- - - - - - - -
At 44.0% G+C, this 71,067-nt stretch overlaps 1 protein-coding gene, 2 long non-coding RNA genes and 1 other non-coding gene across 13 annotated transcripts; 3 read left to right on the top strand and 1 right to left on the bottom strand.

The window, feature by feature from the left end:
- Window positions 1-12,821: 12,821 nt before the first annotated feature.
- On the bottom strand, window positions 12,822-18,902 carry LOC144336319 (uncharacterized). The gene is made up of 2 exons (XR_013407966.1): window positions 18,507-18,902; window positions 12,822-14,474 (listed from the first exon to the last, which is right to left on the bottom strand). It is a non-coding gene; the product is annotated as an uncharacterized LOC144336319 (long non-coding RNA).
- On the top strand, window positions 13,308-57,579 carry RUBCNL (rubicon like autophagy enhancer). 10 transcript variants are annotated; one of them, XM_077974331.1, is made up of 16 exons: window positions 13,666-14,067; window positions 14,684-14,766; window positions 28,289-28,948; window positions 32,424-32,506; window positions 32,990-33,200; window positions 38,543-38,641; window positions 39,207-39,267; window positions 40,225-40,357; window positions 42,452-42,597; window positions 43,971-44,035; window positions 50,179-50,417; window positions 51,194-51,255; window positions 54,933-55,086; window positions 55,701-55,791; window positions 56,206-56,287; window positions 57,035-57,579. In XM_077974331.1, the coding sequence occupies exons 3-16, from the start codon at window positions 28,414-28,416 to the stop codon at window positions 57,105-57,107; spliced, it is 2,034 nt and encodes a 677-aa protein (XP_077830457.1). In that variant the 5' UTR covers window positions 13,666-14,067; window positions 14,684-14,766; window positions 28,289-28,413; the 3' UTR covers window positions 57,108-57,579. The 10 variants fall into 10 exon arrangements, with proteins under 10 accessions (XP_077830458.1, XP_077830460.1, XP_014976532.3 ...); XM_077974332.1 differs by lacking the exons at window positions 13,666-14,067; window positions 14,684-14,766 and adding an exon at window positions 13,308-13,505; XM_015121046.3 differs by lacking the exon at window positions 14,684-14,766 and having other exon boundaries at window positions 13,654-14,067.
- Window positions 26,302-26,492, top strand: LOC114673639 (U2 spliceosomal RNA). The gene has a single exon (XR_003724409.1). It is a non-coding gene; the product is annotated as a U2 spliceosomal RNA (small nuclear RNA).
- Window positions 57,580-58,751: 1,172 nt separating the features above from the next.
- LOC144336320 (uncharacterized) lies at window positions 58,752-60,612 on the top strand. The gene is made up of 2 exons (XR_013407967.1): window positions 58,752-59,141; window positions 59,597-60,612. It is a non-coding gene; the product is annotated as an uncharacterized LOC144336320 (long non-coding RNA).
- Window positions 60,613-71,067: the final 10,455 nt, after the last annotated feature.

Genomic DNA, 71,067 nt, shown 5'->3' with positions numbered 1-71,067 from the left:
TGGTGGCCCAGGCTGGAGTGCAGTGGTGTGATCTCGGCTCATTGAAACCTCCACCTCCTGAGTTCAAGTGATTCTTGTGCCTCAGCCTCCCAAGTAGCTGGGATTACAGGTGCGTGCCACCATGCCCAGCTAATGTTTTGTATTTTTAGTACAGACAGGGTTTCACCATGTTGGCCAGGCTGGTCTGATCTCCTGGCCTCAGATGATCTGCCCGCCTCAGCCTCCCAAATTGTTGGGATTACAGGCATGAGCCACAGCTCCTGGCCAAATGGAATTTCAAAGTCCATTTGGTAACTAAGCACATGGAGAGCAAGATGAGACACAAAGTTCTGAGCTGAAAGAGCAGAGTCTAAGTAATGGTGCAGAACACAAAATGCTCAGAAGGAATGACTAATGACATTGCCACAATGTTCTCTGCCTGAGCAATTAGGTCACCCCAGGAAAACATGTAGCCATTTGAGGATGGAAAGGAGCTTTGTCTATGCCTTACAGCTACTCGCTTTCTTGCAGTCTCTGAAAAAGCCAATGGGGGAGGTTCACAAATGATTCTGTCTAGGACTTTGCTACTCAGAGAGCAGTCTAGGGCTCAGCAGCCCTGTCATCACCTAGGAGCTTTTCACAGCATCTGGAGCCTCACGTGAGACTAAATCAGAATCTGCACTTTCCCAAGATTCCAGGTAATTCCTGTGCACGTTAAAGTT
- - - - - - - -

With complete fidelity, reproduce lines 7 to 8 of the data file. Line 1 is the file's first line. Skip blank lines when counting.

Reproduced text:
- Window positions 57,580-58,751: 1,172 nt separating the features above from the next.
- LOC144336320 (uncharacterized) lies at window positions 58,752-60,612 on the top strand. The gene is made up of 2 exons (XR_013407967.1): window positions 58,752-59,141; window positions 59,597-60,612. It is a non-coding gene; the product is annotated as an uncharacterized LOC144336320 (long non-coding RNA).